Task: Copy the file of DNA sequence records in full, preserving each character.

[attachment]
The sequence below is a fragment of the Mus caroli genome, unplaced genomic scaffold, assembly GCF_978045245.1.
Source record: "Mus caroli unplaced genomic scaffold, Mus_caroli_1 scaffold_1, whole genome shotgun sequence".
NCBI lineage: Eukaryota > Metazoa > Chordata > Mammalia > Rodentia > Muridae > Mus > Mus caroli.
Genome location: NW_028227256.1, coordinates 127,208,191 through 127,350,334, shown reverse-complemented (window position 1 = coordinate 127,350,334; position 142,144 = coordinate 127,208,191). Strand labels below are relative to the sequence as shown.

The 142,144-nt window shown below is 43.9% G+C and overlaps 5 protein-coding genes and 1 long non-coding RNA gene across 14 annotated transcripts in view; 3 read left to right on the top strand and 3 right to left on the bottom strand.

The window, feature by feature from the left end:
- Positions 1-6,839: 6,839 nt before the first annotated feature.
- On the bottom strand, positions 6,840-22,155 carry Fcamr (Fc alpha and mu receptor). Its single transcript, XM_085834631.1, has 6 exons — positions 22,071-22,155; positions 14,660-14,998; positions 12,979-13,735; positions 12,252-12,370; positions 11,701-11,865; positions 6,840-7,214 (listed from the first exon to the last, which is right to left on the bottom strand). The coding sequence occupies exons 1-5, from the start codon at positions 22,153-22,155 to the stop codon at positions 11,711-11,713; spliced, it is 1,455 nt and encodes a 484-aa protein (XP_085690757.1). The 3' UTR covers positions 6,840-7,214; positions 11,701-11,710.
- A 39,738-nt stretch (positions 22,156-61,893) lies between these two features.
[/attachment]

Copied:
The sequence below is a fragment of the Mus caroli genome, unplaced genomic scaffold, assembly GCF_978045245.1.
Source record: "Mus caroli unplaced genomic scaffold, Mus_caroli_1 scaffold_1, whole genome shotgun sequence".
NCBI lineage: Eukaryota > Metazoa > Chordata > Mammalia > Rodentia > Muridae > Mus > Mus caroli.
Genome location: NW_028227256.1, coordinates 127,208,191 through 127,350,334, shown reverse-complemented (window position 1 = coordinate 127,350,334; position 142,144 = coordinate 127,208,191). Strand labels below are relative to the sequence as shown.

The 142,144-nt window shown below is 43.9% G+C and overlaps 5 protein-coding genes and 1 long non-coding RNA gene across 14 annotated transcripts in view; 3 read left to right on the top strand and 3 right to left on the bottom strand.

The window, feature by feature from the left end:
- Positions 1-6,839: 6,839 nt before the first annotated feature.
- On the bottom strand, positions 6,840-22,155 carry Fcamr (Fc alpha and mu receptor). Its single transcript, XM_085834631.1, has 6 exons — positions 22,071-22,155; positions 14,660-14,998; positions 12,979-13,735; positions 12,252-12,370; positions 11,701-11,865; positions 6,840-7,214 (listed from the first exon to the last, which is right to left on the bottom strand). The coding sequence occupies exons 1-5, from the start codon at positions 22,153-22,155 to the stop codon at positions 11,711-11,713; spliced, it is 1,455 nt and encodes a 484-aa protein (XP_085690757.1). The 3' UTR covers positions 6,840-7,214; positions 11,701-11,710.
- A 39,738-nt stretch (positions 22,156-61,893) lies between these two features.